+1 to the above, except IMHO you can feel free to load it to book velocity. My FIL hunts whitetail with his .338WM using Winchester Ballistic Silvertip factory ammo. He's been using that rifle for the last four years, taking multiple deer each year and has never lost much if any meat to bullet damage. Here's the data on the round he uses:

http://www.winchester.com/Products/rifle-ammunition/supreme/ballistic-silvertip/Pages/SBST338.aspx

It's 200 grains and the muzzle velocity is 2,950 fps.

I was in the stand with him opening day two years ago. I used his rifle to take a doe at about 70 yards. I drilled her through both lungs. DRT, no meat damage. He took another doe at about 50 yards head on. He shot her in the center of her chest, she flipped over backward, drt, no meat damage. (Yes, I realize that even with a .338WM there isn't enough momentum to cause the deer to flip over. I'm just telling you what I saw).

As others have said, stories of meat damage with magnum rifles are overstated. The only meat damage I've ever had was with a shotgun slug fired at 1,700 fps. The deer was quartering away. The slug went through the lungs and hit the shoulder. I lost a good bit of shoulder meat.

MEHavey
October 20, 2010, 11:59 AM
Try this regime...
(Slow moving TrailBoss loads)

http://castboolits.gunloads.com/archive/index.php/t-16043.html

Unfortunately you are betwixt & between with the 338.

A nice 308Win would give you good bullet choice/mid-velocity 30 caliber performance up & down for thin-skin white tail; and the 45-70 (or even low-loaded 458) would work in the slow-moving freight train class.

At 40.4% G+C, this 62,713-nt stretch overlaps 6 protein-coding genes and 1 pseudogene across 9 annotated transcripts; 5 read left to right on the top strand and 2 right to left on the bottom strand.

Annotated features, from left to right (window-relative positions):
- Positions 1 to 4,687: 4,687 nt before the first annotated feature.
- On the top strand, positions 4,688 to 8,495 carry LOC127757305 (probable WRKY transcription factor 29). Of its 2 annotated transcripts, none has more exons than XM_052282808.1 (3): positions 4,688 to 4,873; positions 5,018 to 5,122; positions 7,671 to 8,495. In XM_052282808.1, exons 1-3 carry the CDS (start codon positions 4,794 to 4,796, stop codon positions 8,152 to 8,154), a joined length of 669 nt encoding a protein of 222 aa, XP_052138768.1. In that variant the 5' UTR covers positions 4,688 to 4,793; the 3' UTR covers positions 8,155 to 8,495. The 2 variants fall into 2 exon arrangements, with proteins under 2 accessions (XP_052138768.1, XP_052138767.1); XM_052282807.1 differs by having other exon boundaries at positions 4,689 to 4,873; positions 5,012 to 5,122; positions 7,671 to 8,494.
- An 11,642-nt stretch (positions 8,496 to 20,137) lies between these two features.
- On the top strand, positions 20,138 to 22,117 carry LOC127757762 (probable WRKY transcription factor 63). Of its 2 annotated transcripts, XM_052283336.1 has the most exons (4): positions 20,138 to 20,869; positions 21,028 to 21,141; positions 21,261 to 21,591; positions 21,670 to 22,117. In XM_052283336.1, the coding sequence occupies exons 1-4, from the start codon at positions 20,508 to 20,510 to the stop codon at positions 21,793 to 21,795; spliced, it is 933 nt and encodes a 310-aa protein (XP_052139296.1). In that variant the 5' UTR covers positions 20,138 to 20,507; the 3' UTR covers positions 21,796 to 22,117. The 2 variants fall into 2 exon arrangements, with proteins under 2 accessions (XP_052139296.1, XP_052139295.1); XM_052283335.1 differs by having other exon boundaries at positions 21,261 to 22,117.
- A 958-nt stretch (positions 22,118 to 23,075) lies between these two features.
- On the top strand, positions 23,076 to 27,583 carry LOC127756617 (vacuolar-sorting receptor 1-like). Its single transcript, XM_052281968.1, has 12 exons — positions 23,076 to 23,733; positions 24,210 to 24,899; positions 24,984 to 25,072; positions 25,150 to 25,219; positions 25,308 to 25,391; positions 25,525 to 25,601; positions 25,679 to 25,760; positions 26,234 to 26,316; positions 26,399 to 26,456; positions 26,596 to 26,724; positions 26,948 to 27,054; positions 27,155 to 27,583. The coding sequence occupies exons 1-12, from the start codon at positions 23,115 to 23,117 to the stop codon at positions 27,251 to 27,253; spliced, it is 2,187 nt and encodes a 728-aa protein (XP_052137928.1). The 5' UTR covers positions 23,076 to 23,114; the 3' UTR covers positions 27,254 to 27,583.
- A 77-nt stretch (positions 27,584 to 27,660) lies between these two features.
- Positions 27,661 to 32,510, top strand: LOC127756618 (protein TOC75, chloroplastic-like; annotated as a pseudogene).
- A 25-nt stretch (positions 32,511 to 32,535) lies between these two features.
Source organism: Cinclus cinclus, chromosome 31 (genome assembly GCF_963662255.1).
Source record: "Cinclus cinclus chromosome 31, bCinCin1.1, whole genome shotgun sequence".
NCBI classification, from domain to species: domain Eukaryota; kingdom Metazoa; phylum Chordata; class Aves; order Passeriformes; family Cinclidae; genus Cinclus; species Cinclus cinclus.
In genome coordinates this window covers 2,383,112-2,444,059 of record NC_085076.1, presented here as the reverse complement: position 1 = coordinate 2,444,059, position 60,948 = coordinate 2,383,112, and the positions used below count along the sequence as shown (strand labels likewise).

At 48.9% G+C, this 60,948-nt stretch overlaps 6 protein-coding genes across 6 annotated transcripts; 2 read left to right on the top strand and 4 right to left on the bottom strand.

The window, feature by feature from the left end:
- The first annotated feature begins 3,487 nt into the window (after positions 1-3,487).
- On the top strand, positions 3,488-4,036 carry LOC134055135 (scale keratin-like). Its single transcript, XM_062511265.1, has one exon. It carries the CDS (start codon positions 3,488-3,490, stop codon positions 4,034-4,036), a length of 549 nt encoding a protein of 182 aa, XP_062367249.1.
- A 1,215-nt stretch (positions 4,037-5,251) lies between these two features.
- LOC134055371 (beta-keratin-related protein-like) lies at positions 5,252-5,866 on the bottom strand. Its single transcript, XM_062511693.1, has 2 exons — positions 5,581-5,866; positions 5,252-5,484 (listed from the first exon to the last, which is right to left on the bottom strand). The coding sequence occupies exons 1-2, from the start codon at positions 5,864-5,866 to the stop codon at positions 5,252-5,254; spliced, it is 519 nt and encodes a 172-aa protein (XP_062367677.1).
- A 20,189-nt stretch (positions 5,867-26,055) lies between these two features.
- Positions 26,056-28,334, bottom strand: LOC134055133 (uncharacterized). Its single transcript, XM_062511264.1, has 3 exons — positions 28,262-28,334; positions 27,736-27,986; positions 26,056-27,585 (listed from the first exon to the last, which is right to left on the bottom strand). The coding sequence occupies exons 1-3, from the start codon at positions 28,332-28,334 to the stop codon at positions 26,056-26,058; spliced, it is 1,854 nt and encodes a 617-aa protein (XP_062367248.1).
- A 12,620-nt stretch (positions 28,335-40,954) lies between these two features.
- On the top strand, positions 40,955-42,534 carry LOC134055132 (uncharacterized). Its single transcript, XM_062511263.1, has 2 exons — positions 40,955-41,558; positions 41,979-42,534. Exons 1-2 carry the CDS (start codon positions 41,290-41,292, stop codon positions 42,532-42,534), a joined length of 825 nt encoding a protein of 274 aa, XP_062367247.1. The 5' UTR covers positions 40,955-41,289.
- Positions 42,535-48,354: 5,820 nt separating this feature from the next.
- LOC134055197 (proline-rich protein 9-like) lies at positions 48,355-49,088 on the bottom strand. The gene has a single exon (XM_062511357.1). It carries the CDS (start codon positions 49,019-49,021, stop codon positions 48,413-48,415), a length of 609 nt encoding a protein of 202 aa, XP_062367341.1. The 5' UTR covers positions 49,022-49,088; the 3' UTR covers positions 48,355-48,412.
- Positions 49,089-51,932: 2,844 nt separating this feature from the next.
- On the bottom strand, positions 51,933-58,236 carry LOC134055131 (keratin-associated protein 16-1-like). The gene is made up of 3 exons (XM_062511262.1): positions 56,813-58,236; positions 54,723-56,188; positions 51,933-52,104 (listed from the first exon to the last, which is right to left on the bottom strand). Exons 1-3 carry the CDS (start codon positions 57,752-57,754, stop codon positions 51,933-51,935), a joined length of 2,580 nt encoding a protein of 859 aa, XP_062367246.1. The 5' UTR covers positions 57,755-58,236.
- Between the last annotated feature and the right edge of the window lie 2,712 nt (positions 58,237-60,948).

The Trail Boss concept might find you middle ground (out to ~125 yards point blank), and even serve you at longer ranges if you establish range "register" points like artillerists do. :)

Very limited bullet choice in the 338 class/those low velocities is going to require specific shot placement as you ain't gonna get much expansion. :uhoh:

JimKirk
October 20, 2010, 12:22 PM
I don't think you'll find many varmint bullets in .338, most .338 bullets are designed for larger game than deer. I don't think you'll have problems with the bullets expanding too fast, I would worry more about them not expanding enough on smaller(for the .338) game like deer.

Jimmy K

dogrunner
October 20, 2010, 12:36 PM
Last deer I shot with mine was a W.va 5 point at about 120 yards. The angle of the shot was approximately 30degrees down into a steep hollow.

Impact point was a bit higher than I intended & on the point of the left shoulder. That deer flipped completely upside down and landed with his hind legs spread, entirely on his back. Meat damage was actually far less than my usual '06 hpbt Sierra concoction.

.338 load was the Accubond 225 over 70.0 IMR 4350..........Out of my BAR it chrono's at about 2800.

I truly believe that the amount of meat damage incurred is more one of bullet selection than of velocity, sure those high speed very light bullets leave one godawful wound, but penetration is what kills. Once saw a friend nail a caribou in the neck at about 200 with a .222 mag.. Heckava neck wound that utterly failed to drop it, bullet literally exploded............another fellow killed that poor thing with a Garand.....DRT!

cougar1717
October 20, 2010, 02:49 PM
Caliber choice aside, how much velocity is really a secondary question. The first priority should be to get an acceptably accurate load. The problem with a lot of magnum calibers is that they need a lot of pressure to be accurate. My first choice would be your 210gr bullets with IMR 4831. If this combo has too much kick or percussion (or you can't shoot it enough to work up this load thoroughly - believe me, I understand) you might want to try downloading using published loads with your 4895. If that is still not working, it might be worth it to try IMR 4759.
338 bullets are usually pretty tough, since it's really more of a thicker skinned game caliber - so there's that element as well.